A computer network is a group of computers that use a set of common communication protocols over digital interconnections for the purpose of sharing resources located on or provided by the network nodes. The interconnections between nodes are formed from a broad spectrum of telecommunication network technologies, based on physically wired, optical, and wireless radio-frequency methods that may be arranged in a variety of network topologies.
To help make sense of that, here’s a quick guide to the terminology used to describe a computer network.
A computer is an electronic device that stores, retrieves and manipulates data and information. It performs calculations and operations by following instructions provided by a software program. Modern computers typically have a central processing unit (CPU) microprocessor and semiconductor memory chips. Laptop, desktop and servers are all examples of computers.
Communication protocols are the rules that allow messages to be exchanged between computers or computer systems. Protocols require software or hardware or sometimes both. Communication protocols are agreed upon by all parties involved and may be developed into a technical standard. There are many communication protocols, and a computer network could not exist without them. Examples include HTTP (hyper text transfer protocol) and TCP (transmission control protocol).
A node is any physical device on a network able to receive, send or forward information. A personal computer is a node, along with servers, printers, modems, switches and hubs. Nodes are identified with unique network addresses such as an IP (internet protocol) address or a MAC (media access control) address. Network addresses serve for locating and identifying the nodes by communication protocols such as the Internet Protocol. A node’s address allows it to be recognised. A node without this address or one that is offline can no longer function as a node in the network.
Network Technology is any technology that aids communication between people via a computer network and connected electronic devices. It includes all the hardware equipment, cabling, wireless adapters and software required to do this.
Network topology describes the way in which a network is arranged. This includes the physical and logical arrangements of nodes and devices and how they relate to each other. The design and structure of the network topology is important as it affects the speed, efficiency and security of the network. There are a number of common network topologies including Point to point, Bus, Ring, Star, Tree, Mesh and Hybrid. Network administrators choose the best type taking into account the requirements of businesses.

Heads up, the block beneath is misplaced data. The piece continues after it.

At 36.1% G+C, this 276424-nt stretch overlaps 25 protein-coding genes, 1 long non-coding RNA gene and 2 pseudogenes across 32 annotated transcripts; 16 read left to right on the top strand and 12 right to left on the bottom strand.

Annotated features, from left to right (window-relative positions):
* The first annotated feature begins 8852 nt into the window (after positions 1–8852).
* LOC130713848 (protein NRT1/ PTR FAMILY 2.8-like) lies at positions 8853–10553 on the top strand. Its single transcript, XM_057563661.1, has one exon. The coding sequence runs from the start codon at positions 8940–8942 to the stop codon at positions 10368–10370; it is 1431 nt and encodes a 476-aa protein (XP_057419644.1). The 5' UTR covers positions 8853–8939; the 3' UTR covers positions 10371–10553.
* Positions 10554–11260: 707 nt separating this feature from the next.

Computer network summary
A computer network includes personal computers, servers, networking hardware and other specialised or general-purpose hosts (nodes). Each is identified by a hostname and network address. Hostnames are memorable labels for the nodes. A network can be as small as two computers on one desk connected to each other to share files or as large as tens of thousands of computers and devices connected at multiple international locations with hundreds and thousands of users.
Computer networks are classified by many criteria, including the transmission medium used to carry signals, bandwidth, communications protocols to organize network traffic, the network size, the topology, traffic control mechanism, and organizational intent.
Computer networks support many applications and services, such as access to the World Wide Web, digital video, digital audio, shared use of application and storage servers, printers, and fax machines, and use of email and instant messaging applications.
- Computer Network, Wikipedia
- Types of Network Protocols: The Ultimate Guide
- Nodes in a Computer Network Explained
- What Is Network Topology? Best Guide to Types and Diagrams